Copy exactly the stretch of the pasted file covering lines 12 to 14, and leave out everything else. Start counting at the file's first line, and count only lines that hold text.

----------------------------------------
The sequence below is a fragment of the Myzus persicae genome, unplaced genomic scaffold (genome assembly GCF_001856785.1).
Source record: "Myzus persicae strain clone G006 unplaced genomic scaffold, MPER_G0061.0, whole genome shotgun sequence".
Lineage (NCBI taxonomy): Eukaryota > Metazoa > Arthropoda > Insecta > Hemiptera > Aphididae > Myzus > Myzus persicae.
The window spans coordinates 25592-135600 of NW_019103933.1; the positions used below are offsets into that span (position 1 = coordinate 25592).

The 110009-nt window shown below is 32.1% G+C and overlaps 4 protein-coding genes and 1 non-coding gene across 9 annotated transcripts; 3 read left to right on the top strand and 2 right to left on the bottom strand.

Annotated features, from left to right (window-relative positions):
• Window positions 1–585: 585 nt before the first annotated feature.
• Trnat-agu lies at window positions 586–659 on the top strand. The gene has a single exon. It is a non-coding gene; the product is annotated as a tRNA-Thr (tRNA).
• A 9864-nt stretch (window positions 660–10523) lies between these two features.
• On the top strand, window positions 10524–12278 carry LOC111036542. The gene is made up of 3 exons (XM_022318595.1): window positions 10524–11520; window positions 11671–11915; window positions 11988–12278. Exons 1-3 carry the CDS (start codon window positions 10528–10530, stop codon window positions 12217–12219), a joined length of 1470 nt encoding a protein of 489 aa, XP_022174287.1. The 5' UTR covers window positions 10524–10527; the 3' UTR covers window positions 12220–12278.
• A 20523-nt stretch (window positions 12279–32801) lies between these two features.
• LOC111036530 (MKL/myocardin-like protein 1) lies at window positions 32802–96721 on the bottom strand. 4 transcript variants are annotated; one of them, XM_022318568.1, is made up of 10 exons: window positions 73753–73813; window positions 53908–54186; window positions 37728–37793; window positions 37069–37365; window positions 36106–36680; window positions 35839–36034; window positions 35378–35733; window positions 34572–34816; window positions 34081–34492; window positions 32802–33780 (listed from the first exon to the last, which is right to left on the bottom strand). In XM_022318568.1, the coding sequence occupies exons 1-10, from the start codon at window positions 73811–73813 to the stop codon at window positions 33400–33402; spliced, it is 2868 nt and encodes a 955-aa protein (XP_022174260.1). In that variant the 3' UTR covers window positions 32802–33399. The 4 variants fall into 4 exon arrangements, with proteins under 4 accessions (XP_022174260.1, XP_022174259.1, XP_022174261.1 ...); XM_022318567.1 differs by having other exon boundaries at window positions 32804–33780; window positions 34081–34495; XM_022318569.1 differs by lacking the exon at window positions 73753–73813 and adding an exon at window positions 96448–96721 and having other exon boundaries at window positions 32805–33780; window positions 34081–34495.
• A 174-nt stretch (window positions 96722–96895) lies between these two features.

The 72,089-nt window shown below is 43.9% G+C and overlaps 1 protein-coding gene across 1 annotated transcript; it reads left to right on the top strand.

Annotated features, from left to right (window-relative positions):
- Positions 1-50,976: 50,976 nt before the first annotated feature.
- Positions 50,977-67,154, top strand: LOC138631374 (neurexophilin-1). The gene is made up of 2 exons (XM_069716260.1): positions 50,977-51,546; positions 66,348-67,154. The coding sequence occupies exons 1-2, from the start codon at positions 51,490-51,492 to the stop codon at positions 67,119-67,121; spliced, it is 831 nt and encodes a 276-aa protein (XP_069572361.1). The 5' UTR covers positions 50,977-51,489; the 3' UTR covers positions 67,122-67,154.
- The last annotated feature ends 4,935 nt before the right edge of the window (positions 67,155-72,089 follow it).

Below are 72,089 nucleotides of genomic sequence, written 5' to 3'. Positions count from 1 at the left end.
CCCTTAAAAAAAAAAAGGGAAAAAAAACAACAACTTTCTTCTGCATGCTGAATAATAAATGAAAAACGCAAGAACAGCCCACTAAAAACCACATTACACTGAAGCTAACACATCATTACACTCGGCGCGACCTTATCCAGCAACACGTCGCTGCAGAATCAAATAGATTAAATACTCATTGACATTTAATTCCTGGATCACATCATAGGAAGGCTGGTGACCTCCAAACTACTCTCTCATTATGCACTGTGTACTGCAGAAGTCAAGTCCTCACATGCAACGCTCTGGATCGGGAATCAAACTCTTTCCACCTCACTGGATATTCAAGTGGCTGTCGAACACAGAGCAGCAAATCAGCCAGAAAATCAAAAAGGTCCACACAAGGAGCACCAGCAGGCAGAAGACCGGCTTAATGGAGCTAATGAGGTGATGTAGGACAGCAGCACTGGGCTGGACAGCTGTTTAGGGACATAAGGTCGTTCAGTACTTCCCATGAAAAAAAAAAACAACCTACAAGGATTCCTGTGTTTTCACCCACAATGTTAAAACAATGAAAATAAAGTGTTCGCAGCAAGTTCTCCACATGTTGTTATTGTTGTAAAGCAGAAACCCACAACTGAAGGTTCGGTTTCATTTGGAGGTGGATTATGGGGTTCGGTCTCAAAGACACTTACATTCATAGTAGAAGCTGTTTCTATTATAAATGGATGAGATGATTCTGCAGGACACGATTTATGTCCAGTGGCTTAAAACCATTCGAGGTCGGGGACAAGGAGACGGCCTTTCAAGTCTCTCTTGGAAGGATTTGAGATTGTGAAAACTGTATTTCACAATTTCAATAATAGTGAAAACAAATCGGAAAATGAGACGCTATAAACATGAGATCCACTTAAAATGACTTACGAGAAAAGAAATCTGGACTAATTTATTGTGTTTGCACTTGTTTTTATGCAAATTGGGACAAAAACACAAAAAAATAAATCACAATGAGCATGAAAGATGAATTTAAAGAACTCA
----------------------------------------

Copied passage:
• LOC111036530 (MKL/myocardin-like protein 1) lies at window positions 32802–96721 on the bottom strand. 4 transcript variants are annotated; one of them, XM_022318568.1, is made up of 10 exons: window positions 73753–73813; window positions 53908–54186; window positions 37728–37793; window positions 37069–37365; window positions 36106–36680; window positions 35839–36034; window positions 35378–35733; window positions 34572–34816; window positions 34081–34492; window positions 32802–33780 (listed from the first exon to the last, which is right to left on the bottom strand). In XM_022318568.1, the coding sequence occupies exons 1-10, from the start codon at window positions 73811–73813 to the stop codon at window positions 33400–33402; spliced, it is 2868 nt and encodes a 955-aa protein (XP_022174260.1). In that variant the 3' UTR covers window positions 32802–33399. The 4 variants fall into 4 exon arrangements, with proteins under 4 accessions (XP_022174260.1, XP_022174259.1, XP_022174261.1 ...); XM_022318567.1 differs by having other exon boundaries at window positions 32804–33780; window positions 34081–34495; XM_022318569.1 differs by lacking the exon at window positions 73753–73813 and adding an exon at window positions 96448–96721 and having other exon boundaries at window positions 32805–33780; window positions 34081–34495.
• A 174-nt stretch (window positions 96722–96895) lies between these two features.

The 72,089-nt window shown below is 43.9% G+C and overlaps 1 protein-coding gene across 1 annotated transcript; it reads left to right on the top strand.